Governor Romney's Tax Plan: Income Tax Cuts the Best Path in 2013
This content is provided by Americans for Tax Reform Foundation.
With the United States mired in the weakest recovery in decades, President Obama wants to raise marginal income tax rates on working Americans. Governor Romney, on the other hand, understands the profound negative consequences of high marginal income tax rates. For this reason, Romney has proposed a permanent 20 percent across-the-board cut in marginal income tax rates: taxpayers in all five income brackets, from those who pay the top rate of 35 percent to those with the lowest marginal rate of 10 percent, would see their taxes reduced on the next dollar of income they earn under Governor Romney’s plan.
Basic economic theory dictates that when individual income tax rates are reduced, workers will supply more labor and increase their production. As a result, the economy expands and jobs are created. The data are largely consistent with this explanation.
One important piece of evidence on the subject of the benefits of income tax cuts is a paper co-authored by two Treasury Department economists entitled “Income Taxes and Entrepreneurs’ Use of Labor.” That paper found that a marginal rate cut of 10 percent increased the probability of hiring by approximately 12 percent.
In addition to boosting hiring, a decrease in marginal income tax rates has also been shown to help firms grow financially. A marginal rate cut of 10 percent was found to increase receipts for sole proprietors by 8.4 percent.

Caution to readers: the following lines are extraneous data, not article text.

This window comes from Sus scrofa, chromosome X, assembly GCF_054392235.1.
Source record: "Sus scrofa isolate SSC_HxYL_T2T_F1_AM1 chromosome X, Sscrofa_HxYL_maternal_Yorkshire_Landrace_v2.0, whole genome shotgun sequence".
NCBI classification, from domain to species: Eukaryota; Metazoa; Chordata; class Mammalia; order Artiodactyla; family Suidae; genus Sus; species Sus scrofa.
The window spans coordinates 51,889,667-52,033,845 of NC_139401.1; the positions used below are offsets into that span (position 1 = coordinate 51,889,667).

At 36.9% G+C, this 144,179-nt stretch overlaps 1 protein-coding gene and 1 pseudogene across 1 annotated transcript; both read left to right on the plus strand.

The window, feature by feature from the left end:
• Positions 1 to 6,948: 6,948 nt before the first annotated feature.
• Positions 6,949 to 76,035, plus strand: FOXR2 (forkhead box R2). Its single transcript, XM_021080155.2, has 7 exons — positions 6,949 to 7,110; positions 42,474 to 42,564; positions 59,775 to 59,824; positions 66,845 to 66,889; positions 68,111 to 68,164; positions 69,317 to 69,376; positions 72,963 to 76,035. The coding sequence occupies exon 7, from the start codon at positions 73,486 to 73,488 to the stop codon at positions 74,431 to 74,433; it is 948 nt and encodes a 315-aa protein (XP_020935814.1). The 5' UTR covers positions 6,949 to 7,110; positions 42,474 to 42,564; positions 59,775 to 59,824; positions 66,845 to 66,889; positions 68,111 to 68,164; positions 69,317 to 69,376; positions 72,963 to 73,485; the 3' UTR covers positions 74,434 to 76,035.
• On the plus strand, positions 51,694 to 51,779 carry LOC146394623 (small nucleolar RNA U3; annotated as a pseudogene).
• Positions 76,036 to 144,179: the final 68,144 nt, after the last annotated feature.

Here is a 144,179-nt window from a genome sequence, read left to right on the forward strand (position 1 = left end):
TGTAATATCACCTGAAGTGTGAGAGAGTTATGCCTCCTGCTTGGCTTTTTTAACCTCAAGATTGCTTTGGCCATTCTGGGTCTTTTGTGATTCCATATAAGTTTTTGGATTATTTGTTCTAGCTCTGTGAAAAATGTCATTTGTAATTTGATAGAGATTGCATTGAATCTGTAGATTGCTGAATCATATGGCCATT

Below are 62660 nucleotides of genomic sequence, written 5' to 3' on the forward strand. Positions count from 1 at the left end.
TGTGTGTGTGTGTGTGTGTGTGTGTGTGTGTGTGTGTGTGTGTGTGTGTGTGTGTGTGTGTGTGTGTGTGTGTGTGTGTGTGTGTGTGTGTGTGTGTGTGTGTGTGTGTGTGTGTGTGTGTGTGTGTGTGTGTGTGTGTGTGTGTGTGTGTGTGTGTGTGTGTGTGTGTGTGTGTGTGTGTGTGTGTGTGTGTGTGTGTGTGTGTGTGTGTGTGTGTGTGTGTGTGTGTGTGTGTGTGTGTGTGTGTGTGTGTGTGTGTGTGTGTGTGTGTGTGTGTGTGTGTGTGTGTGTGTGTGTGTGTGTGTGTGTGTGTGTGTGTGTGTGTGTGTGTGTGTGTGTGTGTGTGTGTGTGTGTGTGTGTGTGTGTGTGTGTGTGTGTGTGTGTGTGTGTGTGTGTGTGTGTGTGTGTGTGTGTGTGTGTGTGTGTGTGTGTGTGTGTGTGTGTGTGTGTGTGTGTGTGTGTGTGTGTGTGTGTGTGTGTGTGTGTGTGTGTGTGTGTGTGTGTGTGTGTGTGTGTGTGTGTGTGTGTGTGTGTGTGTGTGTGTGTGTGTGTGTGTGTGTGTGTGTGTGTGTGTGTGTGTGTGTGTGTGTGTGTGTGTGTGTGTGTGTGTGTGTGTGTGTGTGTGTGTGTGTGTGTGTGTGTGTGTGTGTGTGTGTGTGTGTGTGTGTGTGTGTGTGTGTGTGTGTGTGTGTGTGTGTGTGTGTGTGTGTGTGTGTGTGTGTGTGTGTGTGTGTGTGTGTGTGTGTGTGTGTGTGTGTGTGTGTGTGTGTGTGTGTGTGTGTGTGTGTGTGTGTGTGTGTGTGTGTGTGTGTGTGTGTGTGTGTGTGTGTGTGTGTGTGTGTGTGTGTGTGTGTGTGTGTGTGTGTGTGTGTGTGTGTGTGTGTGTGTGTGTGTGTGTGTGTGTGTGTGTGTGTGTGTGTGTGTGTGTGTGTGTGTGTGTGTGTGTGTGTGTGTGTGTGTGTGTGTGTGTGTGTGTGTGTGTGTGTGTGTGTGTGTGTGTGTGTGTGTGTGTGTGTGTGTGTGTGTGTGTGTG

The permanent nature of the individual income tax rate will also aid in eliminating the job-killing uncertainty surrounding the future of American tax policy. Ambiguity with regard to the tax system has risen to a historically high level in recent years, as Congress has battled over extending current rates and settled on short-term extensions.
According to a 2011 study by economists at the University of Chicago and Stanford University, uncertainty led to a 1.4 percent reduction in GDP in that year. Moreover, the authors found that returning uncertainty to its level prior to the 2008 financial crisis would create 2.3 million new jobs in just a year and a half. While a permanent reduction in marginal income tax rates would be unlikely to return uncertainty to pre-crisis levels, it would certainly make a major impact.
While the proposed 20 percent across-the-board reduction in marginal income tax rates is an important step, it is best viewed as part of a larger goal: structural, pro-growth tax reform. The essential components of such a plan include the transition to a territorial system, the elimination of investment disincentives, and the phasing out of many subsidies.
Under Governor Romney’s proposal to reform the individual income tax system, the top rate would be set at 28%, which is the same rate that was instituted when President Reagan signed tax reform legislation in 1986. Reagan knew something about tax policy: his pro-growth reforms led to a strong recovery from a deep recession and a period of sustained growth. Governor Romney’s plan, which echoes the legacy of President Reagan, is the right plan for America’s future.